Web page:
Biblioteca Americana (American Library), devised by Pedro Henríquez Ureña as the reservoir of the essential works from the Americas, both historical and literary, draws together meticulous editions of pre-Hispanic writers, chroniclers, novohispano writers, independent America writers and even works of twentieth-century authors. Some notable titles are Bartolome de las Casas’s Historia de las Indias; Sor Juana Inés de la Cruz's Obras completas; Henríquez Ureña's Las corrientes literarias en la América hispánica; and Guatemala. Las líneas de su mano by Luis Cardoza y Aragón. It has a subseries called Viajes al Siglo XIX devoted to nineteenth-century Mexico, which includes anthologies such as De Coyoacán a la Quinta Avenida by José Juan Tablada, and La Revolución y la Fe by fray Servando Teresa de Mier.

Biblioteca de la Salud (Health Library) emerged as the result of a joint-publishing agreement entered by the Secretaría de Salud (Ministry of Health) and Fondo de Cultura Económica in order to issue classics, handbooks and other informative texts on medical, dental, and health sciences, aimed at both the specialist and to anyone related to or interested in the administration of social security. This collection consists of six series: Clásicos de la Salud (HEalth Classics), Lecturas (Readings), Métodos (Methods), Fronteras (Frontiers), Formación e Información (Training and Information), and Testimonios (Testimonies). Some of its volumes are William H. Beveridge's Las bases de la seguridad social, Marihuana y salud, by Juan Ramon de la Fuente (ed.); and Vericuetos en la investigación y desarrollo de vacunas by Guillermo Soberón and Jesus Kumate.

Biblioteca Universitaria de Bolsillo (University Pocket Library, also known as BUB) provides students with volumes in pocket editions on literature, the humanities and science. Some examples are G. K. Chesterton’s El hombre que fue Jueves (pesadilla), translated by Alfonso Reyes; Federico Gamboa’s Santa; Edmundo O’Gorman’s, La invención de América; Georg Christoph Lichtenberg’s Aforismos, translated by Juan Villoro; and Peter Medawar’s Consejos a un joven científico.

Breviarios (Summaries), one of FCE’s most renowned collections, offers introductory texts and monographs on a variety of topics. It is divided in seven series, visually identified by color. Magenta: art; orange: literature and literary studies; light green: history; violet: philosophy; blue: social sciences; yellow: science and technology; and dark green: economics. In 2014, on FCE’s 80th anniversary, it was relaunched with a selection of 80 titles (70 reprints and 10 new volumes). Some of its most emblematic works are C. M. Bowra’s Historia de la literatura griega; Michel Foucault’s Historia de la locura en la época clásica; Aaron Copland’s Cómo escuchar la música, and Thomas S. Kuhn’s La estructura de las revoluciones científicas.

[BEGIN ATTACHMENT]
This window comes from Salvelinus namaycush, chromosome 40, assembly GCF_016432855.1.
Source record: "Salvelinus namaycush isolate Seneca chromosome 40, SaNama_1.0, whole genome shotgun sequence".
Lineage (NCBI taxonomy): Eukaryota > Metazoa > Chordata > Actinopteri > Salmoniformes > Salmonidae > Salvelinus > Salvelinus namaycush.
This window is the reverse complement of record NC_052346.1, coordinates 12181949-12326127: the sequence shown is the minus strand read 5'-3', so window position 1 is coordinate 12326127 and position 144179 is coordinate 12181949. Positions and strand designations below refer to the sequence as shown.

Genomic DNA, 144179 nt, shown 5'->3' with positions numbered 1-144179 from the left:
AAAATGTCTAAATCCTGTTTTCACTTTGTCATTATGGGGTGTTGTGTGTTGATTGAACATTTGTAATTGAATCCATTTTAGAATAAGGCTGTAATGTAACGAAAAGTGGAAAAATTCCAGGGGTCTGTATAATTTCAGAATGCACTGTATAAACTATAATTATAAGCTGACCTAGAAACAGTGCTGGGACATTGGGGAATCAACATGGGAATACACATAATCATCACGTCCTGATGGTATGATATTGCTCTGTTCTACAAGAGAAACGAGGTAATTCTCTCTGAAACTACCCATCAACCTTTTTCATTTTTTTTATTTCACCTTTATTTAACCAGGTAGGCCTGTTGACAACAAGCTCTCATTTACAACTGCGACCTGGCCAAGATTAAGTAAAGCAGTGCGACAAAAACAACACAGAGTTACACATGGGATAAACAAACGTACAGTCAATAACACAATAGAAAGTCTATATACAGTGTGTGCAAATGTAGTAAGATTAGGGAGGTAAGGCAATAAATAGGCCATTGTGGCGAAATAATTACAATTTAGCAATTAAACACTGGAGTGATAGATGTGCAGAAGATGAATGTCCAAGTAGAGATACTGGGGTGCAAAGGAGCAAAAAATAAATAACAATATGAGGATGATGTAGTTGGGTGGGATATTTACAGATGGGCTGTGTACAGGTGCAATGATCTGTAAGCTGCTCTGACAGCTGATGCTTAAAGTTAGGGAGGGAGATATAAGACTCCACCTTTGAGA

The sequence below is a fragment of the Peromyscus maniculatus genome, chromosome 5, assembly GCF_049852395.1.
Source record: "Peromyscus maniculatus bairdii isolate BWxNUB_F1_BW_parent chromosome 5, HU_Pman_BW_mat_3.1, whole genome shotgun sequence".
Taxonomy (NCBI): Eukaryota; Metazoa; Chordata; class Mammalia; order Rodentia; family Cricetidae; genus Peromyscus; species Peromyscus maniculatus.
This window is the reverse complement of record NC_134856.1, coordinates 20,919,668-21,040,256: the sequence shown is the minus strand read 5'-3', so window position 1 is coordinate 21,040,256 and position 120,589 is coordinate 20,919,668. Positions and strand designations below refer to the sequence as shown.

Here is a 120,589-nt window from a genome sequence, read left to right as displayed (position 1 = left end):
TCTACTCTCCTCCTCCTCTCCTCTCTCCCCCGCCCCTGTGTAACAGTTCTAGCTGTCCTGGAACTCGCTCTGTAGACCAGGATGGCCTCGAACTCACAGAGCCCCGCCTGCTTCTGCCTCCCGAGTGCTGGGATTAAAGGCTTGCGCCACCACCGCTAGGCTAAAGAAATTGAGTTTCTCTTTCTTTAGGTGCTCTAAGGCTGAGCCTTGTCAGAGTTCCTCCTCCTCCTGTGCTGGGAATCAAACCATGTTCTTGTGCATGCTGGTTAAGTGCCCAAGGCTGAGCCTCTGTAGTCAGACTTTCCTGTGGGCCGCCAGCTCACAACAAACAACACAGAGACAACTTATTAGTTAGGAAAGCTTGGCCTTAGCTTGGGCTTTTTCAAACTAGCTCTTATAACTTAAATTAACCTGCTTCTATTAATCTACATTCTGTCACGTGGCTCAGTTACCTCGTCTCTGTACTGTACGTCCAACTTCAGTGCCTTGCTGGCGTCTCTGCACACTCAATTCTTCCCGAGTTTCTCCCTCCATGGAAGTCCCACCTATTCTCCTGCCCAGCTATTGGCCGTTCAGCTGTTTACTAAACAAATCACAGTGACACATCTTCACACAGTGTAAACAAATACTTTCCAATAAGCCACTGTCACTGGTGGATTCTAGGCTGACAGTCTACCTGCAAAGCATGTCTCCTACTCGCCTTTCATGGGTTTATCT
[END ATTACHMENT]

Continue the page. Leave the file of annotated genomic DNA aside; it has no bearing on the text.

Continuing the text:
Centzontle, an allusion to the “bird of a thousand voices”, and a symbol of artistic diversity, mainly literary, this collection presents shorter works, “findings”, curiosities, sometimes “invented” books based on long prologues or different texts, both in the fields of literature and history and even science. Some of its titles are Azúcar negra. El negro mexicano blanqueado o borrado by Carmen Boullosa; Cabaret Provenza by Luis Felipe Fabre; Alba y ocaso de Porfiriato by Luis González y González; and Diez razones para ser científico by Ruy Pérez Tamayo.

Ciencia, Tecnología, Sociedad, FCE's youngest science collection began with the purpose of issuing works —originally written in Spanish but also translated from other languages— relevant in Ibero-America in the field of education and research as well as in continuing education, with the ultimate goal of promoting a deeper reflection on how science and technology are related to society. Some of its highlights are Práctica y ética de la euthanasia by Asunción Álvarez del Río; Del hombre como conejillo de Indias. El derecho a experimentar en seres humanos by Philippe Amiel; and La ciencia y la Tecnología en la sociedad del conocimiento. Ética, política y epistemología, by León Olivé.

Ciencia y Tecnología covers all the traditional fields of natural sciences: biology, physics, chemistry, astronomy, medicine, mathematics, and, most recently, ecology. It also includes representative books on contemporary scientific revolutions: neurobiology, computer science, cybernetics and genomics. Some examples are Roger Penrose's La mente nueva del emperador; Richard Courant and Herbert Robbins's ¿Qué son las matemáticas? Conceptos y métodos fundamentales, and Pierre Léna, Yves Quéré, and Béatrice Salviat's 29 conceptos clave para disfrutar la ciencia.